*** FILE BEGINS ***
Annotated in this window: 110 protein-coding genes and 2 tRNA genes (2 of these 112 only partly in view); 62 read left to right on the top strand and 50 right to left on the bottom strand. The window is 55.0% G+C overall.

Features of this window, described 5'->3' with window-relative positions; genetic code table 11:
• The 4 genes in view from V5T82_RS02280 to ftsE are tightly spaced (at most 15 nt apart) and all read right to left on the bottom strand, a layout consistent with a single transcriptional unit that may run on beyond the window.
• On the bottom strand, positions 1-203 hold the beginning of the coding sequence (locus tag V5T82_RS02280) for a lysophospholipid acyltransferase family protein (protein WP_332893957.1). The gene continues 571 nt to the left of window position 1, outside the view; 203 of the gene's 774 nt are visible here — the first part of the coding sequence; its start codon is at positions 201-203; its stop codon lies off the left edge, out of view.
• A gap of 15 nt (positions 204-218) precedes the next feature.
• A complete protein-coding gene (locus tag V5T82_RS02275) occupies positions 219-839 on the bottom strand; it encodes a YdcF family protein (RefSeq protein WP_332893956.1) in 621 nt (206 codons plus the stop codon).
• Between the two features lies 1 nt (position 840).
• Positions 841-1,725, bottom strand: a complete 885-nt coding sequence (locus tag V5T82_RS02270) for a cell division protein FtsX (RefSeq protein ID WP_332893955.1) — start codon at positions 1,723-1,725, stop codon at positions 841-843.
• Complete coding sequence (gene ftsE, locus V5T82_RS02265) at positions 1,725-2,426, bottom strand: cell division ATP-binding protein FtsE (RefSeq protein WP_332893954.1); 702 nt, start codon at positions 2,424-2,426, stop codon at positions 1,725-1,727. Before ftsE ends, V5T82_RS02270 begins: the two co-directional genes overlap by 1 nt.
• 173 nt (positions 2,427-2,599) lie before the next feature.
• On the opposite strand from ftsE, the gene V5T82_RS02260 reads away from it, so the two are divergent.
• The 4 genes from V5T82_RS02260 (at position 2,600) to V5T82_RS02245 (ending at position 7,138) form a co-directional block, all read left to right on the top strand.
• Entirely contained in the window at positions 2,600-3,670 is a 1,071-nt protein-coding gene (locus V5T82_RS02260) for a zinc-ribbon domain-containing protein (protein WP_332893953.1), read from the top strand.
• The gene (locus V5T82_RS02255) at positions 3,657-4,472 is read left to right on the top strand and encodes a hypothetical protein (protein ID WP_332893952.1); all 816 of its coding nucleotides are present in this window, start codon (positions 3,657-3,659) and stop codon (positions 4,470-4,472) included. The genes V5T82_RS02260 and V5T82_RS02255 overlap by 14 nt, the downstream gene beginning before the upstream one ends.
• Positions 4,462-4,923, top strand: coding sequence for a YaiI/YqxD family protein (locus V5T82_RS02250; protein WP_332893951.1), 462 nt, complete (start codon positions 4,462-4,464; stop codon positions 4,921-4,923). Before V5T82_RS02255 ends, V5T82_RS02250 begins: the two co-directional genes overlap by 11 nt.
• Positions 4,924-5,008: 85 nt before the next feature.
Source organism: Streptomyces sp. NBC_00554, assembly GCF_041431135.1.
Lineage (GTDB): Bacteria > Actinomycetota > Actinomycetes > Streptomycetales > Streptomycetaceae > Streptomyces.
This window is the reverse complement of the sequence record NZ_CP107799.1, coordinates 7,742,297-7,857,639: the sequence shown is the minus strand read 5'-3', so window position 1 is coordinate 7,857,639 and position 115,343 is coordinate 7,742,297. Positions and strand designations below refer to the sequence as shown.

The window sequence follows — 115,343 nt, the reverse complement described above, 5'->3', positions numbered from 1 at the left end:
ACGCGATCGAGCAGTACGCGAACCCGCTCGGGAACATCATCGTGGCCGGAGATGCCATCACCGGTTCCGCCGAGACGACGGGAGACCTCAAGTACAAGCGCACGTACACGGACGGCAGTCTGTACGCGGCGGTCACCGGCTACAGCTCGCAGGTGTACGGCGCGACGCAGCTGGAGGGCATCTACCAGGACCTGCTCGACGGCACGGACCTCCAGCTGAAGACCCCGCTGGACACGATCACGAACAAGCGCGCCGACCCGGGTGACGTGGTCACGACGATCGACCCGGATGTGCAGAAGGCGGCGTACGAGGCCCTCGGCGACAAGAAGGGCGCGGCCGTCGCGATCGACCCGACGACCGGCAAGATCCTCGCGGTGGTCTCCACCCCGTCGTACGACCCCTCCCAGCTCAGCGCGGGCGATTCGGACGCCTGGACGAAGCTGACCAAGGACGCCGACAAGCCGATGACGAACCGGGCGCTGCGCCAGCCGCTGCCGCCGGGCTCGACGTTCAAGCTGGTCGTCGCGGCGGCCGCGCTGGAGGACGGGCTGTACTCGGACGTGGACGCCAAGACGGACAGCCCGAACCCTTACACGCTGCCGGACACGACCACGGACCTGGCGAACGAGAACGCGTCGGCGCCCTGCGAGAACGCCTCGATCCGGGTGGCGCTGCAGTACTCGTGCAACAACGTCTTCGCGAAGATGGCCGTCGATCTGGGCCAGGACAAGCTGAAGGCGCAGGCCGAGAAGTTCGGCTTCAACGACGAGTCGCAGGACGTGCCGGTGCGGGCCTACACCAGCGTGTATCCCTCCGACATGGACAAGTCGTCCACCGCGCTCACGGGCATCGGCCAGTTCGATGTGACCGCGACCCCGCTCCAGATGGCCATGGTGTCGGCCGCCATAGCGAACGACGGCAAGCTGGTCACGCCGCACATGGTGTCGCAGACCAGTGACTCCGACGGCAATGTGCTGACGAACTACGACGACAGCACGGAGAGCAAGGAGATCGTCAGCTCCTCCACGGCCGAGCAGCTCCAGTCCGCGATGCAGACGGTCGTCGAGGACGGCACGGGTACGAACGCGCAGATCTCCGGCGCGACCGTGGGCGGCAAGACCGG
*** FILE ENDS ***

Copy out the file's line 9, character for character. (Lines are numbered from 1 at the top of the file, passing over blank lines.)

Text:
• Complete coding sequence (gene ftsE, locus V5T82_RS02265) at positions 1,725-2,426, bottom strand: cell division ATP-binding protein FtsE (RefSeq protein WP_332893954.1); 702 nt, start codon at positions 2,424-2,426, stop codon at positions 1,725-1,727. Before ftsE ends, V5T82_RS02270 begins: the two co-directional genes overlap by 1 nt.